Creating videos for the web from Premiere.
Create your movie using Premiere.
Split into several logical segments of roughly 30 seconds or a minute.
(If you just split them on the one minute mark, then they'll break
right in the middle of a sentence which is disconcerting. So
try to have the segments be aligned with the action.)
Place the yellow workarea marker over your chosen segment and save as
CD-ROM movie. The dialog box that pops up has some default settings
that are not necessarily the best. I (Tamara) did some tests and found
the following changes to be an effective tradeoff between size and
Select 16 bit audio instead of 8 bit.
Set data rate limit to 400 instead of 300.
Set size to 320x240 instead of 160x120.
The dialog box for saving segment as CD-ROM movie with necessary changes
from default is pictured below.
- If you dump the video directly from Premiere to a VHS deck, the video may apprear distorted if you set the frame size to be 640x480 in the output option. ONe way to get around this is to disable the 4x3 aspect ratio, and set the frame size to be 728x486. This should make the distortion go away.
- One trick for you if you try to combine stills with video clips: say I want to play a video segment with 10 seconds, but would like to hold the last frame for about 1 second (so that people can see more clearly the final result). If you just append a still (either an image, or a freezing frame of the original sequence) and play it, it will show a sudden jump between the last frame of the video and the still. The cure I found is to make sure you turn on the "blending" option in the "frame hold" option for that video sequence. My guess (I = Li-Yi) is that Premiere will do blending automatically for the stills, and that somehow shifted the pixels a little bit (A common bug if the center of a 1D filter is not well aligned with the images as in Matlabs). So if you don't do blending for the video the shift will be annoying. However, blending will slow down the final video dump quite a bit (and cause some blur), so if all you have is videos you could skip the blending option.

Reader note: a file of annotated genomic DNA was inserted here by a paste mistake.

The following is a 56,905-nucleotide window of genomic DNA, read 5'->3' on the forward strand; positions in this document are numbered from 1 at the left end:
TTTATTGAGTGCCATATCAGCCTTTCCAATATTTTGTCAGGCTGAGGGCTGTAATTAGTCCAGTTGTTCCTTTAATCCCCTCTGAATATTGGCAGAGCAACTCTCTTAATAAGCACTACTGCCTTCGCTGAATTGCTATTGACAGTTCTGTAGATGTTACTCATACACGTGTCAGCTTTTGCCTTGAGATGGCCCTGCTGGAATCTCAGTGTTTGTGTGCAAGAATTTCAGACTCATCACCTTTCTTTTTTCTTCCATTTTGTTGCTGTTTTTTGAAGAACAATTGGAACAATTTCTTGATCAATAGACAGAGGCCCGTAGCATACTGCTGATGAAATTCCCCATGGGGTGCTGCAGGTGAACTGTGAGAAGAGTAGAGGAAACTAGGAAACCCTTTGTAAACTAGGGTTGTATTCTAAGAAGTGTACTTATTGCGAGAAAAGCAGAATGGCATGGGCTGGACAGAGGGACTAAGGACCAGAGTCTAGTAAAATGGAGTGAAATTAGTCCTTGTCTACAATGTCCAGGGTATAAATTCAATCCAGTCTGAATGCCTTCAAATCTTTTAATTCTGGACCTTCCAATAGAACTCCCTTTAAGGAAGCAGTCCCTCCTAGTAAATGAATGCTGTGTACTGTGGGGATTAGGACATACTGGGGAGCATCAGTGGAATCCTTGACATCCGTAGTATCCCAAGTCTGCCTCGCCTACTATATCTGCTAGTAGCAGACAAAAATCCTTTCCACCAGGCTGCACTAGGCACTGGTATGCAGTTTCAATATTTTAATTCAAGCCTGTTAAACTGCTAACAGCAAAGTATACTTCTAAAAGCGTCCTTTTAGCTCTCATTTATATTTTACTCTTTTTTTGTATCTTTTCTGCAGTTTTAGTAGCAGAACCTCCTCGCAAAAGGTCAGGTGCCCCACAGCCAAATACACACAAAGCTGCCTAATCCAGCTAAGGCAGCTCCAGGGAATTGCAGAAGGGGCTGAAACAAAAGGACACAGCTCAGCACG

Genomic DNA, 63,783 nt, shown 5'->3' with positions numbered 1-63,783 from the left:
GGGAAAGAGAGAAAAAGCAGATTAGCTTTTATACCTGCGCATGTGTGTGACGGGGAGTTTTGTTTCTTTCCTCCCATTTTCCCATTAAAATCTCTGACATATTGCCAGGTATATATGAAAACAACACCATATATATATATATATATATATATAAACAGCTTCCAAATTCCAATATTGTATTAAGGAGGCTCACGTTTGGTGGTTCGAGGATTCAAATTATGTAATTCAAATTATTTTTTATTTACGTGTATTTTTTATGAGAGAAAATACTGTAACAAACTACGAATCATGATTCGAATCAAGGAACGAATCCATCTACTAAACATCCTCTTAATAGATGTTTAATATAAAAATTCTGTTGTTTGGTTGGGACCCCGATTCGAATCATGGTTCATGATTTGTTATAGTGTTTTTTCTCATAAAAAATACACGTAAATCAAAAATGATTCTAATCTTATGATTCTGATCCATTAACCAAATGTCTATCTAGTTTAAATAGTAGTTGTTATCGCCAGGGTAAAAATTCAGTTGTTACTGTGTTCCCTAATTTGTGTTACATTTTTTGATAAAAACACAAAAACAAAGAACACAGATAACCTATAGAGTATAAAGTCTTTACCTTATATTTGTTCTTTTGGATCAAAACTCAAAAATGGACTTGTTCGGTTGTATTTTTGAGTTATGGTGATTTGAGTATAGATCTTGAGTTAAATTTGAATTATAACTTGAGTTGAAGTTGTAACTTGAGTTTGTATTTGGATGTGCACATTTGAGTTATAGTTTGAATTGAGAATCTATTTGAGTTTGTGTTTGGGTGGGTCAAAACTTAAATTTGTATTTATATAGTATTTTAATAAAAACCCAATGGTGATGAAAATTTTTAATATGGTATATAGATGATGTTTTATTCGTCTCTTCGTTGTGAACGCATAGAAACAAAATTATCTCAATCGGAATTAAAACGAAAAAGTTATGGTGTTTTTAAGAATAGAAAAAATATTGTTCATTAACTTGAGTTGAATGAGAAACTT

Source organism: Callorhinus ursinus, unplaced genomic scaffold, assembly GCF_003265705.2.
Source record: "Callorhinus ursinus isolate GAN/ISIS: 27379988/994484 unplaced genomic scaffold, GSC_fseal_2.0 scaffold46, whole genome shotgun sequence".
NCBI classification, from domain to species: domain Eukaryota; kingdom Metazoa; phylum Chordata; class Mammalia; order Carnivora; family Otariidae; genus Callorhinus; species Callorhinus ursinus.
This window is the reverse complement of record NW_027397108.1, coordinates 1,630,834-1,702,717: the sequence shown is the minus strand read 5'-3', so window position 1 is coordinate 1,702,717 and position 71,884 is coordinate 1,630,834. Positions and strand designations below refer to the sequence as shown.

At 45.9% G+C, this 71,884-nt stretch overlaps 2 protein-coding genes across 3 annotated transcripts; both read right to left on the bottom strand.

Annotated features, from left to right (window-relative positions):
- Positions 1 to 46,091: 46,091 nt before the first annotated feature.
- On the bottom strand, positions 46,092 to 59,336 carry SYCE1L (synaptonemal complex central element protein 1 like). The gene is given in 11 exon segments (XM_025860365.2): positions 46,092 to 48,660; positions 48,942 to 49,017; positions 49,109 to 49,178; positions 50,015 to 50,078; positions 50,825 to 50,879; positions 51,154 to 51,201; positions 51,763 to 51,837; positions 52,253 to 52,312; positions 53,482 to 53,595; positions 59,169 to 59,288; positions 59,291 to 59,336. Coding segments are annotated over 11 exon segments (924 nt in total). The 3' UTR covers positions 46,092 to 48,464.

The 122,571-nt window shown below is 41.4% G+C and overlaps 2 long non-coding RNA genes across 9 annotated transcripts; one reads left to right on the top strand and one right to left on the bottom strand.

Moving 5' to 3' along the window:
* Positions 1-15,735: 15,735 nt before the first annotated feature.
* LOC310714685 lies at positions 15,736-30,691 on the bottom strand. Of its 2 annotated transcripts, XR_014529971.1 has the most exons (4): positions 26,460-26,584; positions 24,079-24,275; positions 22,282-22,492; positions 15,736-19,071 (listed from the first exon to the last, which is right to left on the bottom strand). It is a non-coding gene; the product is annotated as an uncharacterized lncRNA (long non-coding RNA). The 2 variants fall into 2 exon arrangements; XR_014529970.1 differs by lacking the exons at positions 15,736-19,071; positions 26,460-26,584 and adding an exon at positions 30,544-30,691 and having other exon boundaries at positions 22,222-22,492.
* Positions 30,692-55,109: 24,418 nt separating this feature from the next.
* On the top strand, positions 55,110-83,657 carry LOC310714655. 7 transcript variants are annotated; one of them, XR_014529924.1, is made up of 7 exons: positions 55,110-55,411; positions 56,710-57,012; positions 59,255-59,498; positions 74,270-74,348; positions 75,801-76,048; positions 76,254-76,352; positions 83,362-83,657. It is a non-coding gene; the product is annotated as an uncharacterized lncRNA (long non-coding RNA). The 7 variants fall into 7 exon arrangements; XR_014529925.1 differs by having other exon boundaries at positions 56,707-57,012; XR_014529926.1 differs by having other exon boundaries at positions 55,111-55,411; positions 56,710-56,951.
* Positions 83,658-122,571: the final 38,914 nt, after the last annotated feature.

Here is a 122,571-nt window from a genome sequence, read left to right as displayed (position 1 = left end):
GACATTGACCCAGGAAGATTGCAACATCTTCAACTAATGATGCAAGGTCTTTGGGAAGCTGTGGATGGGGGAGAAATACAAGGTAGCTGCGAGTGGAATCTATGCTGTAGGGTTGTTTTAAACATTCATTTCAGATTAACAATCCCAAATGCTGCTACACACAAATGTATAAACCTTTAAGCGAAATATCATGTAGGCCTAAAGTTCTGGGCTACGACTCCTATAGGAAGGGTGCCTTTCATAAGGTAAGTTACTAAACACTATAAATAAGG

The major tradeoff is legibility vs. download time. For example, with
above settings a 1.3 minute segment gives 8.3MB file. In contrast, the
entire 6.5 minute video at high resolution (suitable for dumping in
realtime to videotape) is well over a gigabyte.
Clearly nobody would want to download that across the net!
- The right place to put your resulting videos is
/n/graphics/web/content/docs/videos/. Make yourself a
directory to put all the pieces in, and make an index page so that
people can download the components separately. It's useful to list
both the time and size of each segment. Add pointers to your directory
from the main index page if you want the video to be publicly
accessible. If your video has an accompanying paper, consider creating
crosslinks between the paper page and the video page. Example.
I tried gzipping the files, but I only got a 20% reduction in file
size and couldn't read them properly on a PC Web browser client.
So I recommend against it.
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Last modified: Sat Nov 27 00:40:22 PST 1999